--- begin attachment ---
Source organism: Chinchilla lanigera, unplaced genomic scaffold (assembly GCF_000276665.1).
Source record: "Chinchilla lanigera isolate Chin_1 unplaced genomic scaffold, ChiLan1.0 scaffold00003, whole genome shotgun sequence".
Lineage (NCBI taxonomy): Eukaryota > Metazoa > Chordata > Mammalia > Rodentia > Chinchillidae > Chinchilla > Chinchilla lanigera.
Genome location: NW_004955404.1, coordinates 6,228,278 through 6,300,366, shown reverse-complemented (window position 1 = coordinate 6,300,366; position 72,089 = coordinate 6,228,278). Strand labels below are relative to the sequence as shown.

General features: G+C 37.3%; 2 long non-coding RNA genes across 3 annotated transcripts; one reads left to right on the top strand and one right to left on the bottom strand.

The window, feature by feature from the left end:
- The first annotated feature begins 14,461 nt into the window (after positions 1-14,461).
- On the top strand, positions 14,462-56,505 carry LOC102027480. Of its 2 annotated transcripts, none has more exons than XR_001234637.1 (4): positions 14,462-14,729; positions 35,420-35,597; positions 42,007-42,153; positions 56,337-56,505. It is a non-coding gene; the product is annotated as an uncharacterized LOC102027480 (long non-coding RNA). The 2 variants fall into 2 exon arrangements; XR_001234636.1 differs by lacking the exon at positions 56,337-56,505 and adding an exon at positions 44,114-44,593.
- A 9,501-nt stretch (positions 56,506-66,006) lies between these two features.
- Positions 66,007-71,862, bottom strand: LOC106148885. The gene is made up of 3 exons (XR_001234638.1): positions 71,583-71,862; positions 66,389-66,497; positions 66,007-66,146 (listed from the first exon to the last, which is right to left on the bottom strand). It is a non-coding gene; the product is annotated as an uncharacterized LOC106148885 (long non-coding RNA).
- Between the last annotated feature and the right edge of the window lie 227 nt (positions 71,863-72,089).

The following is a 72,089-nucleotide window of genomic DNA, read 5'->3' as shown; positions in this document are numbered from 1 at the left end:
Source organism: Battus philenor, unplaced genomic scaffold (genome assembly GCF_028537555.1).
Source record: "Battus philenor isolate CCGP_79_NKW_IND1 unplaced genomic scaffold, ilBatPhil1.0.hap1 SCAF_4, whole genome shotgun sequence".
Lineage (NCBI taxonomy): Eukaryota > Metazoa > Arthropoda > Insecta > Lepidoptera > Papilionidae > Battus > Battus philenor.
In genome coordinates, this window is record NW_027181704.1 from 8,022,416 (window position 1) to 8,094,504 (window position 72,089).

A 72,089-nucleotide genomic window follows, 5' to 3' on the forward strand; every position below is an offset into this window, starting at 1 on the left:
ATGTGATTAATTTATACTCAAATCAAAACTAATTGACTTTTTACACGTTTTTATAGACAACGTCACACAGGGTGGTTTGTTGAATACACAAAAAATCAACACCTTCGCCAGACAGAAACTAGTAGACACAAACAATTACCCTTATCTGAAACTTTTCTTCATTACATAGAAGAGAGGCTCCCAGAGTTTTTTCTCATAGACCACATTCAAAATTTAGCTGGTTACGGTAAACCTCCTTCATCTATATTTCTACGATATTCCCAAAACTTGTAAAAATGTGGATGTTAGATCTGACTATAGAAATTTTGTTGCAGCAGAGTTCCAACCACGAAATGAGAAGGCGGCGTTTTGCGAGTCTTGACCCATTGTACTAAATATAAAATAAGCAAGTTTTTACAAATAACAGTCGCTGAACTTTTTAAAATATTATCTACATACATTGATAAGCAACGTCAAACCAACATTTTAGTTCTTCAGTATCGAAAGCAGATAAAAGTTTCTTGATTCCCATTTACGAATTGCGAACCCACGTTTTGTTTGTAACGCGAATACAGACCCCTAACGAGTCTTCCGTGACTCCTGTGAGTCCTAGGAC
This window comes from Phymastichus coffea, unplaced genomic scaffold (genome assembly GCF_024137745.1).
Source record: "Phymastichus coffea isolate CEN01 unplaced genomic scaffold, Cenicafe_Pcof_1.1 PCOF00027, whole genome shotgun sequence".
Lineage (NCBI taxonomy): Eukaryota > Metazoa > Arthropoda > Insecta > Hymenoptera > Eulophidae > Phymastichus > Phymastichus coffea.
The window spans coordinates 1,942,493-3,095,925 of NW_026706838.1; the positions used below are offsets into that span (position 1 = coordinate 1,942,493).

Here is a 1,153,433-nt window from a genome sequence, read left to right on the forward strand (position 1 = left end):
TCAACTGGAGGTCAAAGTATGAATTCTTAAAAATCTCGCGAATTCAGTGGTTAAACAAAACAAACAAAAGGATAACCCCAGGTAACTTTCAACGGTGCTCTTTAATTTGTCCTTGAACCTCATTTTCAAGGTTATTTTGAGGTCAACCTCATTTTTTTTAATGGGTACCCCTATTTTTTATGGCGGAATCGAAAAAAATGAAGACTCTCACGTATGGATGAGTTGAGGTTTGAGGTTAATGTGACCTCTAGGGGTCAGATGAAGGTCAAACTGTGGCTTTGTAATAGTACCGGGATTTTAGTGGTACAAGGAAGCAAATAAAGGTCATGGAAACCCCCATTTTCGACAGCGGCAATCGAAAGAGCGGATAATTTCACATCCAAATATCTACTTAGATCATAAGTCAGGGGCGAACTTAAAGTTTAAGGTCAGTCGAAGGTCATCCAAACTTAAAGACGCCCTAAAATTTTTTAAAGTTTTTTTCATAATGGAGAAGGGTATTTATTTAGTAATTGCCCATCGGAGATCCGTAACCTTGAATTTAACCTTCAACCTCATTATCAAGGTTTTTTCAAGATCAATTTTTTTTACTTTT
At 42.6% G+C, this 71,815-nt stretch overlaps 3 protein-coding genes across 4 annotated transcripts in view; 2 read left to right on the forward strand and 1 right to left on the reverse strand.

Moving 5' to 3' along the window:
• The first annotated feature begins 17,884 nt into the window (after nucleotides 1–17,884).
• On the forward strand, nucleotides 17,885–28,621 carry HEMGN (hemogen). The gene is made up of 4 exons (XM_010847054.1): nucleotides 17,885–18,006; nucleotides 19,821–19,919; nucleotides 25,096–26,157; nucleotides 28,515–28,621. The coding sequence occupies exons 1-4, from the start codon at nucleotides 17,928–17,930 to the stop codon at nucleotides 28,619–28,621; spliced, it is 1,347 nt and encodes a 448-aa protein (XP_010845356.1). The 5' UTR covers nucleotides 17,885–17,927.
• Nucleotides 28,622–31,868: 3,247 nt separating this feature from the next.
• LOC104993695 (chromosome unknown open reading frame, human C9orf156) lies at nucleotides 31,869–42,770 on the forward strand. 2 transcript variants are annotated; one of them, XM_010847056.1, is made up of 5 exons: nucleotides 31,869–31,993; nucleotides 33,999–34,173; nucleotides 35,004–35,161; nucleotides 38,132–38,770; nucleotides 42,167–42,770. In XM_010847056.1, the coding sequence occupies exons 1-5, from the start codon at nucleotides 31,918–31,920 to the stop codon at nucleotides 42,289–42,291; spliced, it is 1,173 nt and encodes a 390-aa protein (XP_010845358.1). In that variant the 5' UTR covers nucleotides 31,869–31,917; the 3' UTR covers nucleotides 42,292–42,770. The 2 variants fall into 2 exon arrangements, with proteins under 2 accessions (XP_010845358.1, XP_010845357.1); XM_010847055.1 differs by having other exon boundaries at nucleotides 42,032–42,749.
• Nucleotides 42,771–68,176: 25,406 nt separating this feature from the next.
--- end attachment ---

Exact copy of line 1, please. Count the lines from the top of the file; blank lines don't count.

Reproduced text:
Source organism: Chinchilla lanigera, unplaced genomic scaffold (assembly GCF_000276665.1).